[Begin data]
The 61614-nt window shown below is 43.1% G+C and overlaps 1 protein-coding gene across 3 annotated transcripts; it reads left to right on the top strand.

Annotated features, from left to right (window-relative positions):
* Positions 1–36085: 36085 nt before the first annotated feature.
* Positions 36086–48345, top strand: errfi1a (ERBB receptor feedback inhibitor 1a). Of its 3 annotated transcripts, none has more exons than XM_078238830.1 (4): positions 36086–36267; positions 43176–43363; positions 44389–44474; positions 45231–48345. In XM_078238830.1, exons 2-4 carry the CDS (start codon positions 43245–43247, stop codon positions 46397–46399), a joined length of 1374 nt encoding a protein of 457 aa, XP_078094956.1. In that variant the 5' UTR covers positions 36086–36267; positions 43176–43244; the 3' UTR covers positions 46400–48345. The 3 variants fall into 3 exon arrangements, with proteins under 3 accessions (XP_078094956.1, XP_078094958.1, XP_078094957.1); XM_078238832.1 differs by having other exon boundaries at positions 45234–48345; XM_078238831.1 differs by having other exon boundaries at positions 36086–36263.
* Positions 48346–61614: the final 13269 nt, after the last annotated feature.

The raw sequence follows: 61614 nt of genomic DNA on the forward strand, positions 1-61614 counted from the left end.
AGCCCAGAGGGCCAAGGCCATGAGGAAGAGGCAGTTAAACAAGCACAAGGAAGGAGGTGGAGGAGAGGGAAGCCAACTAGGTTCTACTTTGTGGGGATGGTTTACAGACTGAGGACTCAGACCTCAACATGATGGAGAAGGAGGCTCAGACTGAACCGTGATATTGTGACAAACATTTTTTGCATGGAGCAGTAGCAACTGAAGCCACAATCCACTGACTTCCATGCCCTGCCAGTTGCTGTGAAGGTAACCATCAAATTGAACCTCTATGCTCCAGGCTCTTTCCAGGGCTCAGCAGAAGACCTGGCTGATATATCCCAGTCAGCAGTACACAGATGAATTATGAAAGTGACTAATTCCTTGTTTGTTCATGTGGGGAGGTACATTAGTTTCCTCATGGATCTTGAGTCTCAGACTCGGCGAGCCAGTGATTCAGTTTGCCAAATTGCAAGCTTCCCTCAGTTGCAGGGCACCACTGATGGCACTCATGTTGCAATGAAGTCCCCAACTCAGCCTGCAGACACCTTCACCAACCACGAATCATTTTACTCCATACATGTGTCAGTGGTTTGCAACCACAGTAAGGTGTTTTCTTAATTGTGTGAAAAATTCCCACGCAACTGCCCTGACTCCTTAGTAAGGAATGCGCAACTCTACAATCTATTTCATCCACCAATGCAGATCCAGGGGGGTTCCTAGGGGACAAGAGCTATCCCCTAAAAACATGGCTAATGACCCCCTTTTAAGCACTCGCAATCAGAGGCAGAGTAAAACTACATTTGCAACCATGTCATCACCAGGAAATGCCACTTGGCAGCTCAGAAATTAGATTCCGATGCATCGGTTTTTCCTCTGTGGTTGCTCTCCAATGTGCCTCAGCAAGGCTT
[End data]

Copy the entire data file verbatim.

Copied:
The 61614-nt window shown below is 43.1% G+C and overlaps 1 protein-coding gene across 3 annotated transcripts; it reads left to right on the top strand.

Annotated features, from left to right (window-relative positions):
* Positions 1–36085: 36085 nt before the first annotated feature.
* Positions 36086–48345, top strand: errfi1a (ERBB receptor feedback inhibitor 1a). Of its 3 annotated transcripts, none has more exons than XM_078238830.1 (4): positions 36086–36267; positions 43176–43363; positions 44389–44474; positions 45231–48345. In XM_078238830.1, exons 2-4 carry the CDS (start codon positions 43245–43247, stop codon positions 46397–46399), a joined length of 1374 nt encoding a protein of 457 aa, XP_078094956.1. In that variant the 5' UTR covers positions 36086–36267; positions 43176–43244; the 3' UTR covers positions 46400–48345. The 3 variants fall into 3 exon arrangements, with proteins under 3 accessions (XP_078094956.1, XP_078094958.1, XP_078094957.1); XM_078238832.1 differs by having other exon boundaries at positions 45234–48345; XM_078238831.1 differs by having other exon boundaries at positions 36086–36263.
* Positions 48346–61614: the final 13269 nt, after the last annotated feature.

The raw sequence follows: 61614 nt of genomic DNA on the forward strand, positions 1-61614 counted from the left end.
AGCCCAGAGGGCCAAGGCCATGAGGAAGAGGCAGTTAAACAAGCACAAGGAAGGAGGTGGAGGAGAGGGAAGCCAACTAGGTTCTACTTTGTGGGGATGGTTTACAGACTGAGGACTCAGACCTCAACATGATGGAGAAGGAGGCTCAGACTGAACCGTGATATTGTGACAAACATTTTTTGCATGGAGCAGTAGCAACTGAAGCCACAATCCACTGACTTCCATGCCCTGCCAGTTGCTGTGAAGGTAACCATCAAATTGAACCTCTATGCTCCAGGCTCTTTCCAGGGCTCAGCAGAAGACCTGGCTGATATATCCCAGTCAGCAGTACACAGATGAATTATGAAAGTGACTAATTCCTTGTTTGTTCATGTGGGGAGGTACATTAGTTTCCTCATGGATCTTGAGTCTCAGACTCGGCGAGCCAGTGATTCAGTTTGCCAAATTGCAAGCTTCCCTCAGTTGCAGGGCACCACTGATGGCACTCATGTTGCAATGAAGTCCCCAACTCAGCCTGCAGACACCTTCACCAACCACGAATCATTTTACTCCATACATGTGTCAGTGGTTTGCAACCACAGTAAGGTGTTTTCTTAATTGTGTGAAAAATTCCCACGCAACTGCCCTGACTCCTTAGTAAGGAATGCGCAACTCTACAATCTATTTCATCCACCAATGCAGATCCAGGGGGGTTCCTAGGGGACAAGAGCTATCCCCTAAAAACATGGCTAATGACCCCCTTTTAAGCACTCGCAATCAGAGGCAGAGTAAAACTACATTTGCAACCATGTCATCACCAGGAAATGCCACTTGGCAGCTCAGAAATTAGATTCCGATGCATCGGTTTTTCCTCTGTGGTTGCTCTCCAATGTGCCTCAGCAAGGCTT